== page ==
“ Platt Hall / Rusholme / Manchester / M14 5LL / Tel: 0161 224 5217 / Fax: 0161 256 3278. „
The Manchester Gallery of Costume is open the last Saturday of every month. End of sentence. Not the last Saturday of every month and every Monday to Thursday, or even the last Saturday of every month and every second Wednesday. No, this is a museum that feels simply opening one day per month is enough to justify its existence and this fact is also my justification for only just having got around to visiting it despite having lived within walking distance of the place for over 6 years. The museum is in Platt Fields Park on the Rusholme / Fallowfield border of Manchester and is about a mile to the south of its sister exhibiter, the Whitworth Art Gallery, along Wilmslow Road. The Curry Mile links the two places and a walk along it is a nice way to 'warm up' for the museum as in-between the many, many curry houses there are numerous jewellers and boutiques whose windows are filled with sari-clad mannequins in displays similar to those in the Gallery of the Costume. This is what I did and, with Shannon Noll and Missy Higgins on my ipod, I set off on a roundabout trip to the gallery this weekend.
Inside the museum, which is housed on the lower two floors of a large house in the park, there are three main display areas. To the left as you go in is a dedicated children's area that is done up very nicely with displays that could appeal to all ages. These include uniforms and outfits worn by many professions with explanations of why we wear what we wear (to be highly visible or well hidden, to keep warm or dry, to be safe or clean). There is also a small dressing up area with various props for children to try on. Further through into the next room is the most modern of all the display rooms with contemporary items from the 1960s up until the 1990s. This room focuses on the clothes of ordinary people from these times and has department store and high street items and a few wall mounted pages torn from magazines - fashion layouts and adverts. The one item that intrigued me most was also wall mounted - a pair of knickers very similar to some Antz Pantz I brought back from Australia. It was the only exhibit I noticed that didn't have any kind of explanation with it and I couldn't help wondering whether it had some perverse connotations to someone - a memento of a night's conquest, perhaps? Hopefully someone at the museum will read this and update the piece accordingly so that next time I'm there I'll be saved from some of the filthy thoughts currently wandering through my mind.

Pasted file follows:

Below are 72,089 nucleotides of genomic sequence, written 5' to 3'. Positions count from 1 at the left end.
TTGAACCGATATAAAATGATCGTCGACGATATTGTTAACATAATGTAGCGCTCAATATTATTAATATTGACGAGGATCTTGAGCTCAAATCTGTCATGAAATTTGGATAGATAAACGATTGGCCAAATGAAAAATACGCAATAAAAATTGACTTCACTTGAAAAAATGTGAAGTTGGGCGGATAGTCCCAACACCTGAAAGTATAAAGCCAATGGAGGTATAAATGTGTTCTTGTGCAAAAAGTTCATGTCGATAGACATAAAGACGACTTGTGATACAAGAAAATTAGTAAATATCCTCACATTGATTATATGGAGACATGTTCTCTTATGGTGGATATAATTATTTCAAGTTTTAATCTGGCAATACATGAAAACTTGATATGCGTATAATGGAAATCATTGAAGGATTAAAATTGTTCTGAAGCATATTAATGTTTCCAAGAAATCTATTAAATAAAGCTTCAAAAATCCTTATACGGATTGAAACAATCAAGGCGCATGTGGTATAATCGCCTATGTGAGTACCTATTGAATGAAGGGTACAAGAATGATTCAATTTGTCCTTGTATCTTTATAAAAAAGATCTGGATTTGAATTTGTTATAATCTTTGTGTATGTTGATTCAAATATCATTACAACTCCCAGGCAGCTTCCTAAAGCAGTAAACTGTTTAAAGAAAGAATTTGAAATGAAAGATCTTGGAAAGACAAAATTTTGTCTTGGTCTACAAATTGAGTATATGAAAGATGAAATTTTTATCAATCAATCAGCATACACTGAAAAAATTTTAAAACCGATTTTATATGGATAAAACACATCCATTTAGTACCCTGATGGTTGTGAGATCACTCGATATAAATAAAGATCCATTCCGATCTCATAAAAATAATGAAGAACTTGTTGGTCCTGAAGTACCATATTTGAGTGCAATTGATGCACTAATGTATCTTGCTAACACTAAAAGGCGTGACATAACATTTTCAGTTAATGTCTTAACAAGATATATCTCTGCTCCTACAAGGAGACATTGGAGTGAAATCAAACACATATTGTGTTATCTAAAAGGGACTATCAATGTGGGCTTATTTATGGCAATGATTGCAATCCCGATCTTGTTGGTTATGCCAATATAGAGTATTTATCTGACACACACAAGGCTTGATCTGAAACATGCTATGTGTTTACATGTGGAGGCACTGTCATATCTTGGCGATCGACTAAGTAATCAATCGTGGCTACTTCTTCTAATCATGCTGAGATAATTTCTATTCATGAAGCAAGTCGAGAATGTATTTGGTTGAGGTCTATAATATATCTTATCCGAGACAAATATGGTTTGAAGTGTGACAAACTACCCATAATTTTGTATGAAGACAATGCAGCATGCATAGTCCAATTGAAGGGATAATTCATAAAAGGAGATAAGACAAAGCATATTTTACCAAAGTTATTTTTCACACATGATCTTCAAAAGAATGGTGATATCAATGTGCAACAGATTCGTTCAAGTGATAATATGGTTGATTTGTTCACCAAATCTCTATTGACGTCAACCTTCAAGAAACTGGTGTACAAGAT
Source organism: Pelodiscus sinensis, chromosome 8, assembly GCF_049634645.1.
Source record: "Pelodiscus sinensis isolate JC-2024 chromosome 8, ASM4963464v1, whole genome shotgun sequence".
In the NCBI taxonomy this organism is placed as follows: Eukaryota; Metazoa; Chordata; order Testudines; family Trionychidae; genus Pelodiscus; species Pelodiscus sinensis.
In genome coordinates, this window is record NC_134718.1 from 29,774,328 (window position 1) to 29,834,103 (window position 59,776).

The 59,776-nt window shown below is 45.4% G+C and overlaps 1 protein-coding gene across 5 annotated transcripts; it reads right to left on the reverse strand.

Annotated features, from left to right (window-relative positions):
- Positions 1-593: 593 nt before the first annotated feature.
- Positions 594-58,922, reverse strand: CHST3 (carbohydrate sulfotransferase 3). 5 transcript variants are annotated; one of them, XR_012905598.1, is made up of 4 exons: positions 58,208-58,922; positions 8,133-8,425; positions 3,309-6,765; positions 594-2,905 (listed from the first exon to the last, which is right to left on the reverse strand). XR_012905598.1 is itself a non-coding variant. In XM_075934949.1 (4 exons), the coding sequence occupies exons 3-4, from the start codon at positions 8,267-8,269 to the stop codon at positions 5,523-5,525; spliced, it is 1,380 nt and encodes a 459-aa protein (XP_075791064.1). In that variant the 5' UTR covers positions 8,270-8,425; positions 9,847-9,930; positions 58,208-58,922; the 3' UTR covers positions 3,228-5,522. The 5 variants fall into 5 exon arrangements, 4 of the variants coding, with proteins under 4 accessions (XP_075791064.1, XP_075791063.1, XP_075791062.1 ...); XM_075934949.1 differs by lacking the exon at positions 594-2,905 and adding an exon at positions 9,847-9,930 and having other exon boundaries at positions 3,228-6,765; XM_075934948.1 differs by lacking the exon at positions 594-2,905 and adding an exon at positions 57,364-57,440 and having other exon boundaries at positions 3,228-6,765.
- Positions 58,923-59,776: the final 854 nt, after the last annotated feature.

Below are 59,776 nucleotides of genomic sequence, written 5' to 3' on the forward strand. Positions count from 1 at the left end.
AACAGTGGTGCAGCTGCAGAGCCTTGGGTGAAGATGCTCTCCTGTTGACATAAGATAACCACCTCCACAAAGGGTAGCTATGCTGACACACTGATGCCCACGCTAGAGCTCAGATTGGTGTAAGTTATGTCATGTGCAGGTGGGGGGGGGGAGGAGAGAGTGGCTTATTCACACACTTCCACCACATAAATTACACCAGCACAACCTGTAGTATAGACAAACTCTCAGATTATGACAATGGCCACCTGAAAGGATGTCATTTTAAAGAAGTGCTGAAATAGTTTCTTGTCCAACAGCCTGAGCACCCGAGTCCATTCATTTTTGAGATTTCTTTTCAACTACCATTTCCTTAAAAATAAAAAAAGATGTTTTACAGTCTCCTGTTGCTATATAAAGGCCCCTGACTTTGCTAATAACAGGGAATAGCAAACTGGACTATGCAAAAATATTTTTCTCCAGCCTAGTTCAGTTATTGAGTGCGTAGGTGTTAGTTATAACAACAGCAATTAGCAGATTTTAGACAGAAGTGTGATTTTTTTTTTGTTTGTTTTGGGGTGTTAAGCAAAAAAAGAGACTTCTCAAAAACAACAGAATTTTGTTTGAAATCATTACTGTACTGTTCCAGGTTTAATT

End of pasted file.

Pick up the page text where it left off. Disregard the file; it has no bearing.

The rest of the museum - some half dozen rooms on the ground floor and first floor - is slightly different because a lot of what is on display would not have been worn by ordinary people of the time, but only by the higher tiers of society. There are some lavish dresses and gowns and some exquisite accessories, all neatly catalogued with descriptions of the fashion at the times. It's like a nice, accessible history lesson - whoever wrote the wall plaques obviously took the time to make the information both interesting and educational. In fact, nice and accessible could be this museum's tag line. It's neither large nor full, but the exhibits it does have are nicely laid out and apart from at the shop and entrance, there is a noticeable absence of museum guards. The result is somewhere you feel you can move around at your own pace and where you don't feel under pressure to tiptoe around or whisper.
In some of the rooms (which start in the 1600s and work their way forward) there are both contemporary and more modern pieces, showing the truly cyclical nature of fashion - for someone who wasn't around in either decade it was hard for me to pick out the genuine 1930s and 1940s pieces from the 1960s and 1970s ones that were inspired by the earlier time. In another example of what goes around coming around, I found a pair of shoes from the 1940s that were very similar to some I bought last year in Newcastle (Australia). In fact, a lot of times in this museum I was reminded of the secrets of the fashion industry as let loose in Imogen Edwards-Jones' 'Fashion Babylon'.
Probably my favourite room was the one on the upper floor devoted solely to buttons. A sheet on the wall as you enter asks 'Who hasn't spent many happy hours as a child going through their mother's button box?' and it's true, this did used to be one of my favourite things to do. The room contains 3 large cabinets of many hundreds of buttons, some I recognise from my youth and some which pre-date me by centuries.
Another thing of note was a display on suits which included one tagged as '1998-1999 worn by the Director of Manchester City Art Galleries'. This suit was by Nicole Farhi. Hmmm, perhaps if you paid your directors a little less you wouldn't have to rely on volunteers and could open more than one day per month? ;-p
I would have spent money in their shop quite happily but they don't have much on offer so I had to settle for a few odds and ends totalling less than £1. So, though there's no entrance fee to the museum, I happily dropped a few coins into their donation box and disturbingly pleased with the loud 'clink clink' this caused since at the very least it meant the racket would alert the two volunteers in the vicinity to the fact that I was being a suitably appreciative member of the public willing to contribute to the upkeep of the gallery.
Now that I've made the effort to go I think this is going to become one of my favourite Manchester galleries because it doesn't pretend to be anything it's not - as it says on the tin it's a gallery of costumes, nothing more, nothing less. Despite the lack of facilities (no restaurant or café, no guided tours, no family arts sessions) I will definitely be taking visitors here. Provided, of course, they come to visit on the last Saturday of the month.